Now this is slightly confusing: I know the word smut from Lower German dialects, as a noun of the related word smutsig (and the High German cognates, schmutzig and Schmutz), but funnily, the Poles picked the word to describe it as sad, i.e. feeling sad. The apparent noun is smutny. I will just assume that the noun to the Swedish adjective is smuts, to show its relation with the German language. It just is an interesting path to draw relations between dirt and a depressive mood, it shows some deep understanding of atmosphere and feelings, that preceded the creation of the apparent nouns and adjectives.
smutny is from old slavic. in serbian we have mutno (blurry), mutiti (to mix), smutno vreme (troubled time), mut seems to mean mixed, tumbled, while s prefix adds the finished aspect. it is not borrowed from german word for dirty. but there could be an older Indo-European connection. I can't verify this since I don't have access to an etymological dictionary though.
My PIE dictionary lists the root meut- as the word from which the Polish smutny derived, but couldn't find the other terms you mentioned as related to the word smutny.
Still, at least I could find the root for smutny, which also brought up the word *smuð-lṓn, which is likely... Yes, what is it? I cannot guess the Proto-language, but it also introduced the root for Lithuanian “smũtnas”.
Anyway, thanks a lot for your clarification!
I'm not surprised you can't find them, those words are contemporary, not ancient. I mentioned them because they are naturally derived from a slavic root, not borrowed (muti, mutiti, zamutiti, zamućeno, mutno, smutno...). If you don't mind me asking, what PIE dictionary are you using?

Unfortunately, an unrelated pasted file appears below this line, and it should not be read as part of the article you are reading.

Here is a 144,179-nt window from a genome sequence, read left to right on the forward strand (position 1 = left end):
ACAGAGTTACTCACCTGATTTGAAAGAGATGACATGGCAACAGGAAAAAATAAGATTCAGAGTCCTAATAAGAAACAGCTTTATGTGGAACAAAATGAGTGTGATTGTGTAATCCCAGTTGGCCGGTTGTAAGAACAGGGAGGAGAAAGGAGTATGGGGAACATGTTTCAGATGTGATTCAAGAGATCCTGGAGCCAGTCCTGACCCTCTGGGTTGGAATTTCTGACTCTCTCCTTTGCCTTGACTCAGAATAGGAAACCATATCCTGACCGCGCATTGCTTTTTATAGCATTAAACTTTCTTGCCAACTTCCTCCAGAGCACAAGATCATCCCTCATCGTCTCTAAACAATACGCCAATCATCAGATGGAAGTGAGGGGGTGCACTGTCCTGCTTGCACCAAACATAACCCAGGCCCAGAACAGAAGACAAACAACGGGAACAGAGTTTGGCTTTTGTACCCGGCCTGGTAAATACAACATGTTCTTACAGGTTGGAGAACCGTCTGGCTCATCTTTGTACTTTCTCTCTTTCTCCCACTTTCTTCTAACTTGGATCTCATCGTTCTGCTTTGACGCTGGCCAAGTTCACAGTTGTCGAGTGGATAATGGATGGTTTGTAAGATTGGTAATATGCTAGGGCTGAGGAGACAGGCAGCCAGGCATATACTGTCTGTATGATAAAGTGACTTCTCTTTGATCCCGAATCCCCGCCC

Wouldn't this actually be a reason why I should be able to find them? Of course one does not spontaneously start compiling an etymological dictionary of the PIE language and which words of multiple European languages derived from words in this language, so that modern-day words that emerged only recently were not added yet—it would likely suffice to create a dictionary in a national language which then included such words with their apparent derivates—, but still I would expect such regular ones to be added. Alas, who am I to blame anyone?
The one by Julius Pokorny, an edition from 2007. I found it online, for free, as a PDF. It may not be the best by linguists' standards, but for quick searches, and for private usage, I find it highly valuable.
You're welcome! I hope it suits your expectations. I for myself have no knowledge of PIE linguistics or how to detect good investigations into the roots of lexical words in European languages, so that I cannot warrant for its quality. A professional linguist might be abler to recommend another worthwhile etymological dictionary, just in case you are disappointed by my recommendation.
Have a nice day!